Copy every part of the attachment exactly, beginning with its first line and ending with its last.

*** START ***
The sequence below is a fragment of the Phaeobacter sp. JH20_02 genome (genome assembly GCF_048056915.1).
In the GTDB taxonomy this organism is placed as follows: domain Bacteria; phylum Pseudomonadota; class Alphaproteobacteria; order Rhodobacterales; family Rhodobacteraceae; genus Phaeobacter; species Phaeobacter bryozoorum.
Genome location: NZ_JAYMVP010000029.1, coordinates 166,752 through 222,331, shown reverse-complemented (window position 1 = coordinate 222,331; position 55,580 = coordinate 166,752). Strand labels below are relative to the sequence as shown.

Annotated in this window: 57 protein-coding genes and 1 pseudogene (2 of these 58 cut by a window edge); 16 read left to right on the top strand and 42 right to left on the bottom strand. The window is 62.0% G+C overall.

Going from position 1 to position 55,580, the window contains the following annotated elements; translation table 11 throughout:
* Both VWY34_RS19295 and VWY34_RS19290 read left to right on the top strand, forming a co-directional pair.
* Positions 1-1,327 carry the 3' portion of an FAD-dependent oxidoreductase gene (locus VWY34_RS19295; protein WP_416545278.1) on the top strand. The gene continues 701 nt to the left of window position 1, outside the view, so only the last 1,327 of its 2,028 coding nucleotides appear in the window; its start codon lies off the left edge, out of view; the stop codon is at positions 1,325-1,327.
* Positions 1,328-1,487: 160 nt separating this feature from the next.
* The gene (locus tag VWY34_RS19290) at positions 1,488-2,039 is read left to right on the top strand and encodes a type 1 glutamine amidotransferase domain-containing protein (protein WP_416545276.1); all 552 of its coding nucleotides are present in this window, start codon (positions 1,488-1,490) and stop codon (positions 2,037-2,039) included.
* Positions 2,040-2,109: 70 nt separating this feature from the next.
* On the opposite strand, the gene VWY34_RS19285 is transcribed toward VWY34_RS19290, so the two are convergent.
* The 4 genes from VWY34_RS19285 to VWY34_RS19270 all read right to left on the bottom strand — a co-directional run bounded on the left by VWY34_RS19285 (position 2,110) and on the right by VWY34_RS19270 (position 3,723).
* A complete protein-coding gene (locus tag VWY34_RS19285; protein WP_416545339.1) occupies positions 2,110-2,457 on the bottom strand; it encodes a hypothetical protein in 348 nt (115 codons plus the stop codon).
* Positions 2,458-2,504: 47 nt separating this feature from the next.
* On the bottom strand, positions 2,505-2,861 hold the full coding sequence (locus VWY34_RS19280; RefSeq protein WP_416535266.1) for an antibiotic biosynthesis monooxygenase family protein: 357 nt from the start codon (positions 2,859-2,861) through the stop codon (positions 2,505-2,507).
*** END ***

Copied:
The sequence below is a fragment of the Phaeobacter sp. JH20_02 genome (genome assembly GCF_048056915.1).
In the GTDB taxonomy this organism is placed as follows: domain Bacteria; phylum Pseudomonadota; class Alphaproteobacteria; order Rhodobacterales; family Rhodobacteraceae; genus Phaeobacter; species Phaeobacter bryozoorum.
Genome location: NZ_JAYMVP010000029.1, coordinates 166,752 through 222,331, shown reverse-complemented (window position 1 = coordinate 222,331; position 55,580 = coordinate 166,752). Strand labels below are relative to the sequence as shown.

Annotated in this window: 57 protein-coding genes and 1 pseudogene (2 of these 58 cut by a window edge); 16 read left to right on the top strand and 42 right to left on the bottom strand. The window is 62.0% G+C overall.

Going from position 1 to position 55,580, the window contains the following annotated elements; translation table 11 throughout:
* Both VWY34_RS19295 and VWY34_RS19290 read left to right on the top strand, forming a co-directional pair.
* Positions 1-1,327 carry the 3' portion of an FAD-dependent oxidoreductase gene (locus VWY34_RS19295; protein WP_416545278.1) on the top strand. The gene continues 701 nt to the left of window position 1, outside the view, so only the last 1,327 of its 2,028 coding nucleotides appear in the window; its start codon lies off the left edge, out of view; the stop codon is at positions 1,325-1,327.
* Positions 1,328-1,487: 160 nt separating this feature from the next.
* The gene (locus tag VWY34_RS19290) at positions 1,488-2,039 is read left to right on the top strand and encodes a type 1 glutamine amidotransferase domain-containing protein (protein WP_416545276.1); all 552 of its coding nucleotides are present in this window, start codon (positions 1,488-1,490) and stop codon (positions 2,037-2,039) included.
* Positions 2,040-2,109: 70 nt separating this feature from the next.
* On the opposite strand, the gene VWY34_RS19285 is transcribed toward VWY34_RS19290, so the two are convergent.
* The 4 genes from VWY34_RS19285 to VWY34_RS19270 all read right to left on the bottom strand — a co-directional run bounded on the left by VWY34_RS19285 (position 2,110) and on the right by VWY34_RS19270 (position 3,723).
* A complete protein-coding gene (locus tag VWY34_RS19285; protein WP_416545339.1) occupies positions 2,110-2,457 on the bottom strand; it encodes a hypothetical protein in 348 nt (115 codons plus the stop codon).
* Positions 2,458-2,504: 47 nt separating this feature from the next.
* On the bottom strand, positions 2,505-2,861 hold the full coding sequence (locus VWY34_RS19280; RefSeq protein WP_416535266.1) for an antibiotic biosynthesis monooxygenase family protein: 357 nt from the start codon (positions 2,859-2,861) through the stop codon (positions 2,505-2,507).